Amsterdam with a local: Denise Citroen

Denise Citroen, initiator of Open Jewish Houses

See amsterdam through the eyes of A local

Discovering Amsterdam with a local is an experience in itself. The best part of Amsterdam are the Amsterdammers – these sassy, whimsical, pragmatic, and unapologetically free people.

In our lifetime in Amsterdam, we’ve come to meet some truly amazing locals. People of different ages, with different jobs, memories, voices. They have one thing in common: a deep personal connection with Amsterdam. Many have been living here for generations.

We asked them to share their stories of Amsterdam. Their favorite places, things to do, what they are proud of and what they dislike. These conversations are unfiltered and honest, just like the real Amsterdam we like to show to our guests. Enjoy a glimpse of Amsterdam with a trusted local!

Denise Citroen “Feel free to interrupt and cut me off if it gets boring – I have a tendency to talk endlessly.” That’s the first thing Denise Citroen mentions when we sit down with tea and pie at her cosy home in the Plantage neighborhood. 


It’s a suitable setting for our talk. Firstly, because it’s the neighborhood where Denise’s family has lived for generations. And secondly, because homes are an important part of Denise’s story. She is the creator of Open Jewish houses, which has grown into a well known, nationwide project around the memorial of World War II.  

Two weeks before Denise was born, in 1952, her parents moved to a lush green village just east of Amsterdam. “At least I was conceived in Amsterdam, and as soon as I turned 18, I moved back – they can’t keep me in the suburbs!” She studied biology and ecology, but never worked in that range. 

It seems to us that there’s a wide variety in things you have done throughout your life. How would you describe that evolvement of your professional career?
“When I finished studying, there was no work in biology or ecology. I ended up working in what interested me: the Third World movement, for development organizations. It became the thread in my life: turning what interested me, into my job. Looking back, I see the thread.  ‘Where’s the energy, where’s something happening?’ That’s where I’d go.

While the Third World movement declined, I had my son. That made me realize I knew very little about my – and now his as well – heritage. What would I tell him? I am of Jewish descent but not raised Jewish. I had no names, no stories, no pictures of my murdered family. I wanted a clear start for him, with known stories. So I dove into genealogy. That happened to be the years that Steven Spielberg founded the Survivors of the Shoah Foundation. After Schindler’s List, a lot of people approached him and asked: “Can you film my story too?”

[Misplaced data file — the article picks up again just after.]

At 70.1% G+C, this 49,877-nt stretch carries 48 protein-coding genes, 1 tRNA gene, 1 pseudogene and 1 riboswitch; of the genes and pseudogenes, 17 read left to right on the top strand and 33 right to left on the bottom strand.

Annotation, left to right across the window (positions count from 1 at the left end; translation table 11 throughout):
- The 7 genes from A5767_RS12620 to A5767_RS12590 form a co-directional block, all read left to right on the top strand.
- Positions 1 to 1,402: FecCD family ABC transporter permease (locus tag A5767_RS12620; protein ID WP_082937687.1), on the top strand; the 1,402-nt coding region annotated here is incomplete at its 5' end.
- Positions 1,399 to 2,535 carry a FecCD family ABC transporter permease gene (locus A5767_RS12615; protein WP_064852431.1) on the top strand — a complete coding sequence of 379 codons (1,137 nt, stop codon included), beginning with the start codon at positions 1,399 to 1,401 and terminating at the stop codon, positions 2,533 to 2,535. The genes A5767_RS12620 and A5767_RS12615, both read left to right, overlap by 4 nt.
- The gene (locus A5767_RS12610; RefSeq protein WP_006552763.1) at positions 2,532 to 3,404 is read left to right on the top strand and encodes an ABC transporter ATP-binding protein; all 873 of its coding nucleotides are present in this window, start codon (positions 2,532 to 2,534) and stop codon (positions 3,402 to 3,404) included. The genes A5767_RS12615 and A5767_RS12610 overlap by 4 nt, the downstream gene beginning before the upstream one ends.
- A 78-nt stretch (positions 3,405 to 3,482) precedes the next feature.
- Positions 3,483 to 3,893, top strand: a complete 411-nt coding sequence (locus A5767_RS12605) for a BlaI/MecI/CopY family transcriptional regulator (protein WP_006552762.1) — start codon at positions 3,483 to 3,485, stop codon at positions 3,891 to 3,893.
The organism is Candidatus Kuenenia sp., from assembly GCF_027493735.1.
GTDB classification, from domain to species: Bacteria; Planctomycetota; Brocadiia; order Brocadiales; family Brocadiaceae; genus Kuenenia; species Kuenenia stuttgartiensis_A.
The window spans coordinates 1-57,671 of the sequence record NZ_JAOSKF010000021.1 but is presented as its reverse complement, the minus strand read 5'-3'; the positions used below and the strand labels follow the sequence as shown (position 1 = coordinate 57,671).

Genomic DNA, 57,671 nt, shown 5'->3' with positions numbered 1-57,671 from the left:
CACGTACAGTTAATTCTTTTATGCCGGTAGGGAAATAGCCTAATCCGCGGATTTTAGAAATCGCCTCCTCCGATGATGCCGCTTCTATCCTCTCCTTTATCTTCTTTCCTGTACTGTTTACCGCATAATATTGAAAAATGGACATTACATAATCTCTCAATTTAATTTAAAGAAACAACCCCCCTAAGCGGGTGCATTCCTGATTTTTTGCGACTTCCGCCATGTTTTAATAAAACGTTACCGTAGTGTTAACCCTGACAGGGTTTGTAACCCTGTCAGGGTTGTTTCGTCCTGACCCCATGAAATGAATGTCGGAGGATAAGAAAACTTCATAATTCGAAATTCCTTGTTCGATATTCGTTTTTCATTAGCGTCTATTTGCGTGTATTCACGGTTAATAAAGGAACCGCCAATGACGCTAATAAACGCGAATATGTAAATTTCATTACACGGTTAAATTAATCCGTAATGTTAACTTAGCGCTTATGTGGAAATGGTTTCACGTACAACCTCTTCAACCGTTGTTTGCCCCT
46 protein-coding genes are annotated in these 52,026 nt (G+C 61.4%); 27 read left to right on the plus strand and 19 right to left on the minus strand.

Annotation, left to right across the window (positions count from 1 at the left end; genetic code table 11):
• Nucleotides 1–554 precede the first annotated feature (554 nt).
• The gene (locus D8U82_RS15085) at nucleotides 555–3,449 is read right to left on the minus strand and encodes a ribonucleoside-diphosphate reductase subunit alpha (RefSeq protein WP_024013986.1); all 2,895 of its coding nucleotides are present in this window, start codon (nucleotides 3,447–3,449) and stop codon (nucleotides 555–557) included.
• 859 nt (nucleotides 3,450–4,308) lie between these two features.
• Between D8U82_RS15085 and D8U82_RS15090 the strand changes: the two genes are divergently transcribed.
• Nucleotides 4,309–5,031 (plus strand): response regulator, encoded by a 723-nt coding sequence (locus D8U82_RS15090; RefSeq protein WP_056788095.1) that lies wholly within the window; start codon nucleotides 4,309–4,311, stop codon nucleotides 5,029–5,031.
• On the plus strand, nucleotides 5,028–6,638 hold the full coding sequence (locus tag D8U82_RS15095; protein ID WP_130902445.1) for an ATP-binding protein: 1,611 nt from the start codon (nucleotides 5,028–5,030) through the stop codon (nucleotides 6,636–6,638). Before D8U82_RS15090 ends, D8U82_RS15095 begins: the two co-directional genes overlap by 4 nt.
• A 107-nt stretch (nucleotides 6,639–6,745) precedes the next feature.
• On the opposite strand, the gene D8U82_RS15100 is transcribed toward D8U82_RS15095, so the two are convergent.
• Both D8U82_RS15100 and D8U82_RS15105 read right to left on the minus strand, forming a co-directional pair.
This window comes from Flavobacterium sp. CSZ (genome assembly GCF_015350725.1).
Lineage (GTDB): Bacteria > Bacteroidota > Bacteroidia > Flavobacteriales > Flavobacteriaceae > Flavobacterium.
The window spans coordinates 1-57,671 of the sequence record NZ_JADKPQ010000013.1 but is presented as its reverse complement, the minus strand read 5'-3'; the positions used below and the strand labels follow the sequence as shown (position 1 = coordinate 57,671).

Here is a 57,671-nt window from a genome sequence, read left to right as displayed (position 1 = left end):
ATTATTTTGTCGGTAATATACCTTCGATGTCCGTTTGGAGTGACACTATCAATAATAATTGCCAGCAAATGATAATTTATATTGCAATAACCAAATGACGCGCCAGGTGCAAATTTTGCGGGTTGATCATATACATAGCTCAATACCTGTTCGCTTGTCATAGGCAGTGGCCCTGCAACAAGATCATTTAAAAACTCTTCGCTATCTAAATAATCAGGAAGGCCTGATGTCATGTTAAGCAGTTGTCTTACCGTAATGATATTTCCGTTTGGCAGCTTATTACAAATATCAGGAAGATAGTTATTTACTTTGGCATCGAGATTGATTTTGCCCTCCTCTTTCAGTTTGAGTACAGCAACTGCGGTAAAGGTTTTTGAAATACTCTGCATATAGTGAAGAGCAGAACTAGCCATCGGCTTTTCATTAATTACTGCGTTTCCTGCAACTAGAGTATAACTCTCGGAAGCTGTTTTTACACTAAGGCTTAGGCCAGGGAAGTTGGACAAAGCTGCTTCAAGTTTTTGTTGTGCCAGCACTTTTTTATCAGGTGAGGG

Spielberg decided to spend the royalties of Schindler’s List on this project. He wanted to interview 50.000 people who survived the Holocaust and film them all. It was the 1990’s; internet was only for universities. It was a scale beyond everything up to then. 

Oral history wasn’t a big thing at all – actually it was looked down upon by historians. They considered it an unreliable source. It was proven facts versus subjective stories which may have been altered from person to person. However, I believed in it. My parents’ generation didn’t share stories about World War II. The only way I could tell stories to my son, about his heritage, was shaping them myself. I realized: nobody can simply pass on stories. It is a process: you have to swallow the previous generation’s story and add your own flavour. That added layer of your own, your perspective, becomes part of the story. That’s how I got involved in storytelling, sharing and passing it on. 

Steven Spielberg’s project appealed to you and you ended up being involved. How come? It couldn’t really be a simple phone call ‘hey Steven, great idea, I’ll help you!?’ 
Hahaha…! Well, actually something in that range..! Rumor went around about the idea. I was active in a social network for the ‘Second Generation’ – children of Holocaust survivors. I had an acquaintance who had a contact in Los Angeles, who was called by someone from Spielberg’s project. They were looking for coordinators and interviewers all over the world. Via via I heard when Spielberg’s contact person would be in Amsterdam, and that he would stay in hotel The Grand. So I went to The Grand and left a note for him with the concierge: ‘Tomorrow we have a Second Generation meetup in a cafe. This is the address; if you’d like to join, please come.’